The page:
However, providing a 35% deposit is no guarantee that you’ll be accepted. Always try to improve your credit before starting a mortgage application to reduce the risk of rejection. Talk to a broker who can discuss your options and help you find a mortgage suited to your situation.

Getting a 65% mortgage as a first-time buyer is possible, and a 35% deposit could mean getting better interest rates and mortgage terms. 

As a first-time buyer, your deposit will have to come from your own funds, and saving up 35% of the value of the property you want to buy can be difficult.

Remember that having a large deposit doesn’t guarantee your eligibility. Lenders will look at things like your credit history, affordability and employment status when deciding to give you a loan.

Having as low an LTV as possible is an attractive option if you can afford it, but it might not be the right option for everybody. 

Here are a few reasons you might want to get a low LTV mortgage:

  • Lower interest rates and lower monthly payments

  • Paying less interest over the term of the mortgage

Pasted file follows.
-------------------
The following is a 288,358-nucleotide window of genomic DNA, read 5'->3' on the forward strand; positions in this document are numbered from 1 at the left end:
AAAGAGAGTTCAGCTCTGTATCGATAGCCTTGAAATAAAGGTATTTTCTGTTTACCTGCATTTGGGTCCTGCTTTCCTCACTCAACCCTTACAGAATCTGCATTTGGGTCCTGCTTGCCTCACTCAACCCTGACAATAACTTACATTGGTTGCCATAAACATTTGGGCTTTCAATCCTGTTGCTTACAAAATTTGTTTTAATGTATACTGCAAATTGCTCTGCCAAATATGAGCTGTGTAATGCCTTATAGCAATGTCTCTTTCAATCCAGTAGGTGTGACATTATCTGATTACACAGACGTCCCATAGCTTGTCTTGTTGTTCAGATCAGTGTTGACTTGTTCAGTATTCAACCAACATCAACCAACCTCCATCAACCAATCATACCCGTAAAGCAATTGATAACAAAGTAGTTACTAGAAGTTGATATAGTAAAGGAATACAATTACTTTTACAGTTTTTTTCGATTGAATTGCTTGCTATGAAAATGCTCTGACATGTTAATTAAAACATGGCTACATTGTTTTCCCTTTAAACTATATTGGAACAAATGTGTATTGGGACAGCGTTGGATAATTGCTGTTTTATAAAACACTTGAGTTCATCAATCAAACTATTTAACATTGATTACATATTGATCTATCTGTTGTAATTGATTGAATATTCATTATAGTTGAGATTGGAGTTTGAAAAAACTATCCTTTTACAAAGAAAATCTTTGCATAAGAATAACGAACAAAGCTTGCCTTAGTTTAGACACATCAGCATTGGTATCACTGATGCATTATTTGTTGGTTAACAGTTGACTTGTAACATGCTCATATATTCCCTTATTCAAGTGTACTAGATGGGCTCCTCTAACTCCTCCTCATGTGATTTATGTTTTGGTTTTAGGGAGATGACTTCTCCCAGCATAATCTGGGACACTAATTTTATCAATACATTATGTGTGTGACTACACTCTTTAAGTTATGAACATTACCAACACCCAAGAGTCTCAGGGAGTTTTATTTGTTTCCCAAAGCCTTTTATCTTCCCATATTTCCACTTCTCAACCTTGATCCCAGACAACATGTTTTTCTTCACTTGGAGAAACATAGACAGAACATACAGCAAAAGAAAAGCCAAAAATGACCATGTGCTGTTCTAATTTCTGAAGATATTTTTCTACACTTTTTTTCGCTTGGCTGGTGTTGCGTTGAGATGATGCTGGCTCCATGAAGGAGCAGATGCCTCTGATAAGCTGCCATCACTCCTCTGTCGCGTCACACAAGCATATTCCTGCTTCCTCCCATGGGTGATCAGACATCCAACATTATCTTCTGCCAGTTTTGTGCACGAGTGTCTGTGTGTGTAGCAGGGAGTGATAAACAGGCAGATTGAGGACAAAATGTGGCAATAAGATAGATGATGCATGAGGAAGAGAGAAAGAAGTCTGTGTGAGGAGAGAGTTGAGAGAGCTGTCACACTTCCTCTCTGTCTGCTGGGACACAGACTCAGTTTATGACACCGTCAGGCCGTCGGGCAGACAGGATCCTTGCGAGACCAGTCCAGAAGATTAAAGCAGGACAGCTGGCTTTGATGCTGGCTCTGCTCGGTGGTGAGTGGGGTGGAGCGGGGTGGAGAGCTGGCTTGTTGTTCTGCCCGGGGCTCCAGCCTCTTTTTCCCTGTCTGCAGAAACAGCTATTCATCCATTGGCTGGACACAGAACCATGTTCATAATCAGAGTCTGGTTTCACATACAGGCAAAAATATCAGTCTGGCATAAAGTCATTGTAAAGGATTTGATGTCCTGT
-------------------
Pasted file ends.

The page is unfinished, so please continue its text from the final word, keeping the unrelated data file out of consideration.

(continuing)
• Less chance of falling into negative equity

  • Option to pay off your mortgage faster

  • Can make you more attractive to lenders

On the other hand, building up 35% could delay you getting onto the property ladder. If you’re currently renting, buying sooner with a higher LTV mortgage could work out cheaper in the long run.

A high deposit also means you might risk committing all your savings and tying them up in your property. That means you won’t be able to access them in an emergency or for things like home renovations.

You can get most mortgage types at 65% LTV, including:

  • Repayment: This is the most common mortgage type where you pay off a small amount of the balance and the interest each month. You will have cleared your loan and own your property outright at the end of your term.